State of election markets: 380 Days

Hillary Clinton followed up a strong debate with the other Democratic candidates, last week on October 13, with strong debate with the Select Committee on Benghazi, this week on October 22. Consequently, she has moved from really likely to almost certainly the Democratic nominee for president. Meanwhile, in the fight for the Republican nomination Jeb Bush downsized his payroll by 40% on October 23, but he was in a freefall starting October 17 as he struggled with questions tying him to his brother, George W. Bush. Equally important is that Donald Trump refuses to go away, increasing the probability that the Republican establishment coalesces around an establishment candidate soon; and, Marco Rubio has similar establishment positions and is now perceived to be more electable than Bush.

Clinton became the almost certain Democratic presidential nominee this week after Joe Biden dropped out of the race and she nailed the Benghazi hearings in back-to-back days.

Biden, who was not officially running, but was testing the situation for a few months, dropped out on October 21. This was a direct consequence of Clinton doing well enough in the Democratic debate on October 13, to lessen the demand for alternative establishment candidate. Subsequently, both Jim Webb and Lincoln Chafee also dropped out this week; both candidates were at a solid 0% to win the Democratic nomination.

Clinton spent 11 hours answering questions at a Congressional hearing on Benghazi; no new information was gleamed and she looked very poised and knowledgeable. While the Republicans will certainly keep Benghazi in their cache of anti-Clinton rhetoric, the utter failure of the 8th committee on the topic to learn anything useful, will probably end any mainstream reviews of the September 11, 2012 attack.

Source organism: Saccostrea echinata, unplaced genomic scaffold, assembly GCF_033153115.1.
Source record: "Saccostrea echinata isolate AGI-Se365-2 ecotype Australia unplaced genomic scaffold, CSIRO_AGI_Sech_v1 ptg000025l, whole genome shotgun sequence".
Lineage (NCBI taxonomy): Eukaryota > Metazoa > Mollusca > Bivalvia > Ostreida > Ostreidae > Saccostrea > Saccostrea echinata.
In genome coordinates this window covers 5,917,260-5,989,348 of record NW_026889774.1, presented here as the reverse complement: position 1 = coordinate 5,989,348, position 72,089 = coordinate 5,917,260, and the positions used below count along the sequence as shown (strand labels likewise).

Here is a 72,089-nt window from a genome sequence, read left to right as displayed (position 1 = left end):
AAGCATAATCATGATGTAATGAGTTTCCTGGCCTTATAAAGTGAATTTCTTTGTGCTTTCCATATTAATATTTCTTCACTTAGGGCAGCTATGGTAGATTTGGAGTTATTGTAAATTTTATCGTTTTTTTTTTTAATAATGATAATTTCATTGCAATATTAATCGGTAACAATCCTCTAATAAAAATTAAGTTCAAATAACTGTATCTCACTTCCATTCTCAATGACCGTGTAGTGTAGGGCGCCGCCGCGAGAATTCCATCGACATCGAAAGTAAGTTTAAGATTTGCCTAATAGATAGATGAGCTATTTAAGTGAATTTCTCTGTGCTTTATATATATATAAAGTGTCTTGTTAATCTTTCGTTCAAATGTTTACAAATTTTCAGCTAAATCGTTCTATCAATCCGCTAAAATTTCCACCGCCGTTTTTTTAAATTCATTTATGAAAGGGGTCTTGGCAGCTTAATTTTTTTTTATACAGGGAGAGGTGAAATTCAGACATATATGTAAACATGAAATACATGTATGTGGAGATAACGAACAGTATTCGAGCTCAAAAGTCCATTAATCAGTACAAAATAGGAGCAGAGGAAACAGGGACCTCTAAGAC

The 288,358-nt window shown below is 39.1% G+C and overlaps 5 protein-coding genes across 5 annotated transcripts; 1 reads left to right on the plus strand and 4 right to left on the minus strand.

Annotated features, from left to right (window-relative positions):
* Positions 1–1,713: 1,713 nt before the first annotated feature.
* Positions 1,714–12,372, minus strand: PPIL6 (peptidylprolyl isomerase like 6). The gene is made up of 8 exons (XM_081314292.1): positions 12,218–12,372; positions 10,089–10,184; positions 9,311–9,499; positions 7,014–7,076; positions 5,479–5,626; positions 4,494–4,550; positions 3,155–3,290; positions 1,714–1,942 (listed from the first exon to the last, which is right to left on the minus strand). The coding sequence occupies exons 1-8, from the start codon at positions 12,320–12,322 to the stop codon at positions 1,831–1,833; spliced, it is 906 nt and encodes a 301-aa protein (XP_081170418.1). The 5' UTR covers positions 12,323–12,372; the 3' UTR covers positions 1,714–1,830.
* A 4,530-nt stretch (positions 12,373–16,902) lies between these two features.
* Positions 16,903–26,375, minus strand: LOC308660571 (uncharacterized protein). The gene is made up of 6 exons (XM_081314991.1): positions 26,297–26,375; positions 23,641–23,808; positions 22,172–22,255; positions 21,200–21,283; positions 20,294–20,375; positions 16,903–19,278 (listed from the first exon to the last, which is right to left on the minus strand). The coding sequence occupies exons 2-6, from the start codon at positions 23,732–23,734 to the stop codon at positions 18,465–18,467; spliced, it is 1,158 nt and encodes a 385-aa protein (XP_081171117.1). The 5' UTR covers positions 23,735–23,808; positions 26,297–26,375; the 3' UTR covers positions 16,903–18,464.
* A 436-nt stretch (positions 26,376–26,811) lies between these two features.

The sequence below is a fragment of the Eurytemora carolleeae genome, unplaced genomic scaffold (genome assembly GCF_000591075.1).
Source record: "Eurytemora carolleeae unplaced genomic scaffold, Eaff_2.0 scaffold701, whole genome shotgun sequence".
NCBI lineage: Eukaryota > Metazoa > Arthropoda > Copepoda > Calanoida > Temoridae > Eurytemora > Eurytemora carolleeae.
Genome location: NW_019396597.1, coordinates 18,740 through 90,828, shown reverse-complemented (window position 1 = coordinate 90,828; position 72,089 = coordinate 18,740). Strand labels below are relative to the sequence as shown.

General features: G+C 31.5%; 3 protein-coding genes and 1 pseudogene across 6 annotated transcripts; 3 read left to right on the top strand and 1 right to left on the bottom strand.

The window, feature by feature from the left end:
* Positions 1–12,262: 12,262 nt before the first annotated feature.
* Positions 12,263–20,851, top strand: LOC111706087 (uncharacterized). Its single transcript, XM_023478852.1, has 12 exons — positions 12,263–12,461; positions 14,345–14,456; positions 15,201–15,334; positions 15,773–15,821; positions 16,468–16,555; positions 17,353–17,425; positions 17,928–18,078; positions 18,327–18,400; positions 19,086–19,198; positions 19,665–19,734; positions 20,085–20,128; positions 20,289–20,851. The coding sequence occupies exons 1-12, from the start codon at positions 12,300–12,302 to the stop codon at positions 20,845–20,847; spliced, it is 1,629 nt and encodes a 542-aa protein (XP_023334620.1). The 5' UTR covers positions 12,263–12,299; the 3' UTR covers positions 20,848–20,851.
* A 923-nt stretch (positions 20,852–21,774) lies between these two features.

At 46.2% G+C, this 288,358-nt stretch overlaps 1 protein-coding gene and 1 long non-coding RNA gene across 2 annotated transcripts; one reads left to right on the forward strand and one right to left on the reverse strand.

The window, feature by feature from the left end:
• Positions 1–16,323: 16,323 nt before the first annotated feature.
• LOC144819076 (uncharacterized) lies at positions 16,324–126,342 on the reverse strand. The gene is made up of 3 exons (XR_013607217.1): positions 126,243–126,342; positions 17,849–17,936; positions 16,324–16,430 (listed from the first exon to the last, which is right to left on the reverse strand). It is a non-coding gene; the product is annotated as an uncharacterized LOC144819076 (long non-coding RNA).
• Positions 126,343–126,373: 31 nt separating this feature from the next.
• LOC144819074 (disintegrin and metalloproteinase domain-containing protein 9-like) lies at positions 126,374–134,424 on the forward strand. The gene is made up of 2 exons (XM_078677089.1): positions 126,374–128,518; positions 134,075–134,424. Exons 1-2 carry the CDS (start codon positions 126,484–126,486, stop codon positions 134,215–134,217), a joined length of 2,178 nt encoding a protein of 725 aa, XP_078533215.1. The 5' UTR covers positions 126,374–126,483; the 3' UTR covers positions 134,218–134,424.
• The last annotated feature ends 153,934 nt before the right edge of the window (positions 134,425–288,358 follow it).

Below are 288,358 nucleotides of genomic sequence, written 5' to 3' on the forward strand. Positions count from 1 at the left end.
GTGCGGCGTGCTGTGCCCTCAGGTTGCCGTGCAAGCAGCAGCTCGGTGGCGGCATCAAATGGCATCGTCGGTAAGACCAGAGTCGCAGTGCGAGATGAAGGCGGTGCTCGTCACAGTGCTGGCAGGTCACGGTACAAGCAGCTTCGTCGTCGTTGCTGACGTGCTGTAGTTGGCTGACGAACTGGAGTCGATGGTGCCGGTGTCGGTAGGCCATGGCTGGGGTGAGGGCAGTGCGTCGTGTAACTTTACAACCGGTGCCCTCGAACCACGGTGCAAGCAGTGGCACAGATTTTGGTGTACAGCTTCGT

The vast majority of the remaining uncertainty should be understood as the uncertainty of the nine months that still exist between now and the official nomination on July 28, 2016 in Philadelphia. This 12% of certainly (Clinton is at 88%) is possibility of unknown scandal, illness, etc., that could disrupt her bid before it becomes final.

Vertical Lines: Democratic debate on October 13 and Benghazi hearing on October 22

Sources: Betfair, Hypermind, PredictIt, http://twopointoh.predictwise.com/politics/2016DemNomination

Bush is now barely more likely to win than Trump, with Rubio soaring into the lead.

Bush is having a serious messaging issue ever since Trump forced Bush to defend his brother, George W. Bush’s, foreign policy. Regardless of how popular George W. Bush is with the Republican base, establishment money is concerned about reminding general election voters of his presidency. Further, Bush is not as media savvy as Rubio. For the establishment, Bush is increasingly dominated by Rubio: same positions, less electable.

The longer Trump refuses to go away, the more panicked the establishment gets. Currently Trump and Ben Carson combine for 52% of the polling support. If Carson and Trump still lead the polls in November, the establishment will need to start spending heavily on one establishment candidate to ensure that that one establishment candidate wins. Anything fracture in the establishment candidates can allow Trump or Carson to actually win. This is good news for the establishment candidate that is currently highest in the polls, Rubio. He would be the most likely person for the establishment to coalesce around.

Sources: Betfair, Hypermind, PredictIt, http://twopointoh.predictwise.com/politics/2016RepNomination

No debates this week, but the GOP takes the stage on Wednesday, October 28. Bush is going to need to figure out by then how to answer questions about his brother, George W. Bush. Rubio is going to have to find a way to break out of the pack. Trump and Carson are going to pummel each other for the top of the anti-establishment pack.